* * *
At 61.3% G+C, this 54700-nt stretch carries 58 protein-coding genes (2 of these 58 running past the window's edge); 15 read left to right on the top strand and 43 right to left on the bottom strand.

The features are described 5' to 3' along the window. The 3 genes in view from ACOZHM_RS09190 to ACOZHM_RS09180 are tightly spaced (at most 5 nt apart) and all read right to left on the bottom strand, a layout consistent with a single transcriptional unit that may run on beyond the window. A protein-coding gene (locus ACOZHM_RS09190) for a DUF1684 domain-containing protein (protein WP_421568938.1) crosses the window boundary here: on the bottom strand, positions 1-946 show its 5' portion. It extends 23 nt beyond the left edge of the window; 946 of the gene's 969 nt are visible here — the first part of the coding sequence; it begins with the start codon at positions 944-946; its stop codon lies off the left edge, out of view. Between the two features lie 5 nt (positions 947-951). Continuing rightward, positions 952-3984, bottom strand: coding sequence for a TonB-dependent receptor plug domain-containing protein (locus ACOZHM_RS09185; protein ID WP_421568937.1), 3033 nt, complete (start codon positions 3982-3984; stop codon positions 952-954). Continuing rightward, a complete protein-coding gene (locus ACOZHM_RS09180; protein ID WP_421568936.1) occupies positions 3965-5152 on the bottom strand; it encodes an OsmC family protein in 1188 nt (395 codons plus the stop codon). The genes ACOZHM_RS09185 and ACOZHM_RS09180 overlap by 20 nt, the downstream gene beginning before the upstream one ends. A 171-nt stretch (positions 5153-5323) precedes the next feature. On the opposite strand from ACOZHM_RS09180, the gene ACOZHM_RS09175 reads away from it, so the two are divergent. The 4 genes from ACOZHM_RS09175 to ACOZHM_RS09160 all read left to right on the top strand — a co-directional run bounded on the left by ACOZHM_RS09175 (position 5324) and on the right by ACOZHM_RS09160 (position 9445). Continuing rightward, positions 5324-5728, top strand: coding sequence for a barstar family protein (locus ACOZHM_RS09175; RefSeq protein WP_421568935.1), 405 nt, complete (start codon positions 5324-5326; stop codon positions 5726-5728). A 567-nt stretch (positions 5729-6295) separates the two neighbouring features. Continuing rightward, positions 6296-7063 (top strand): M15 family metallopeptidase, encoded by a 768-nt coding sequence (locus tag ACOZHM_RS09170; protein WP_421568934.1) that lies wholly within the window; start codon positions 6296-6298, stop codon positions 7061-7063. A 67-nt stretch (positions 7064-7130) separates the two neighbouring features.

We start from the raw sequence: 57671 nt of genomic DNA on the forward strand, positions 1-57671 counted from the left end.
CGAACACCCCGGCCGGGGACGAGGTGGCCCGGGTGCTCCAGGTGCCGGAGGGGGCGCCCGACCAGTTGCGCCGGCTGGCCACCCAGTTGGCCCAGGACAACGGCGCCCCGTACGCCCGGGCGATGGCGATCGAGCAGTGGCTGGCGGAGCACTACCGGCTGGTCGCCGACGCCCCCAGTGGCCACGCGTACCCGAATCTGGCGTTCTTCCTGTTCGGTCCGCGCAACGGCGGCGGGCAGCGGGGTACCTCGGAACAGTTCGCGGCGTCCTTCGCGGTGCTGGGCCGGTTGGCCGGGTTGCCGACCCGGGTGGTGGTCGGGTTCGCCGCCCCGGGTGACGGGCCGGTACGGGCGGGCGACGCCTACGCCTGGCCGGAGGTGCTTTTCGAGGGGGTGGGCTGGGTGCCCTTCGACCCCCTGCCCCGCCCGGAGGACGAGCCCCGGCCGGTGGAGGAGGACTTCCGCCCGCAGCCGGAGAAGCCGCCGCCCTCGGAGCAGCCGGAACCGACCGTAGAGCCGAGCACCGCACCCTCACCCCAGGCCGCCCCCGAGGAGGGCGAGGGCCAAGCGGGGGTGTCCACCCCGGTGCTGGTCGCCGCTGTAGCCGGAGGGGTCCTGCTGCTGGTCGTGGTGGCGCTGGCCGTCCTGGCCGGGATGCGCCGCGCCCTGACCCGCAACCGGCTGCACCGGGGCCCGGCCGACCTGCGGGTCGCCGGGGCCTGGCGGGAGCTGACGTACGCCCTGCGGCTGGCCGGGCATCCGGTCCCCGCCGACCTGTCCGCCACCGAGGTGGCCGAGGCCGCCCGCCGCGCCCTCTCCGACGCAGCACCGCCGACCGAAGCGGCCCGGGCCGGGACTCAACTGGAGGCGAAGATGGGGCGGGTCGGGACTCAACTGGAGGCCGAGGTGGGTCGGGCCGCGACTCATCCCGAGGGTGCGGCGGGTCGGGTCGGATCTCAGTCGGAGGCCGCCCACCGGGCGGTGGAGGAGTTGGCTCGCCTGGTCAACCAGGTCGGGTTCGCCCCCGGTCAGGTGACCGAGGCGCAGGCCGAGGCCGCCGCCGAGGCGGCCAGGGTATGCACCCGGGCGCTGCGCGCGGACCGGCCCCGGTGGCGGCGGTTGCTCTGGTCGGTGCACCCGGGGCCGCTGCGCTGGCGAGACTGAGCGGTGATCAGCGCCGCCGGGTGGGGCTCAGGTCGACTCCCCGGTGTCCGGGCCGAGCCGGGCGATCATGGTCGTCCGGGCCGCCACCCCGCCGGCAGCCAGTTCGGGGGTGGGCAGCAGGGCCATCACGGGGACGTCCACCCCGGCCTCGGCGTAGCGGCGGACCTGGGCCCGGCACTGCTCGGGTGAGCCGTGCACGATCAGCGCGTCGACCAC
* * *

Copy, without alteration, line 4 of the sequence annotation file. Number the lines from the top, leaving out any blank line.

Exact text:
CGAACACCCCGGCCGGGGACGAGGTGGCCCGGGTGCTCCAGGTGCCGGAGGGGGCGCCCGACCAGTTGCGCCGGCTGGCCACCCAGTTGGCCCAGGACAACGGCGCCCCGTACGCCCGGGCGATGGCGATCGAGCAGTGGCTGGCGGAGCACTACCGGCTGGTCGCCGACGCCCCCAGTGGCCACGCGTACCCGAATCTGGCGTTCTTCCTGTTCGGTCCGCGCAACGGCGGCGGGCAGCGGGGTACCTCGGAACAGTTCGCGGCGTCCTTCGCGGTGCTGGGCCGGTTGGCCGGGTTGCCGACCCGGGTGGTGGTCGGGTTCGCCGCCCCGGGTGACGGGCCGGTACGGGCGGGCGACGCCTACGCCTGGCCGGAGGTGCTTTTCGAGGGGGTGGGCTGGGTGCCCTTCGACCCCCTGCCCCGCCCGGAGGACGAGCCCCGGCCGGTGGAGGAGGACTTCCGCCCGCAGCCGGAGAAGCCGCCGCCCTCGGAGCAGCCGGAACCGACCGTAGAGCCGAGCACCGCACCCTCACCCCAGGCCGCCCCCGAGGAGGGCGAGGGCCAAGCGGGGGTGTCCACCCCGGTGCTGGTCGCCGCTGTAGCCGGAGGGGTCCTGCTGCTGGTCGTGGTGGCGCTGGCCGTCCTGGCCGGGATGCGCCGCGCCCTGACCCGCAACCGGCTGCACCGGGGCCCGGCCGACCTGCGGGTCGCCGGGGCCTGGCGGGAGCTGACGTACGCCCTGCGGCTGGCCGGGCATCCGGTCCCCGCCGACCTGTCCGCCACCGAGGTGGCCGAGGCCGCCCGCCGCGCCCTCTCCGACGCAGCACCGCCGACCGAAGCGGCCCGGGCCGGGACTCAACTGGAGGCGAAGATGGGGCGGGTCGGGACTCAACTGGAGGCCGAGGTGGGTCGGGCCGCGACTCATCCCGAGGGTGCGGCGGGTCGGGTCGGATCTCAGTCGGAGGCCGCCCACCGGGCGGTGGAGGAGTTGGCTCGCCTGGTCAACCAGGTCGGGTTCGCCCCCGGTCAGGTGACCGAGGCGCAGGCCGAGGCCGCCGCCGAGGCGGCCAGGGTATGCACCCGGGCGCTGCGCGCGGACCGGCCCCGGTGGCGGCGGTTGCTCTGGTCGGTGCACCCGGGGCCGCTGCGCTGGCGAGACTGAGCGGTGATCAGCGCCGCCGGGTGGGGCTCAGGTCGACTCCCCGGTGTCCGGGCCGAGCCGGGCGATCATGGTCGTCCGGGCCGCCACCCCGCCGGCAGCCAGTTCGGGGGTGGGCAGCAGGGCCATCACGGGGACGTCCACCCCGGCCTCGGCGTAGCGGCGGACCTGGGCCCGGCACTGCTCGGGTGAGCCGTGCACGATCAGCGCGTCGACCAC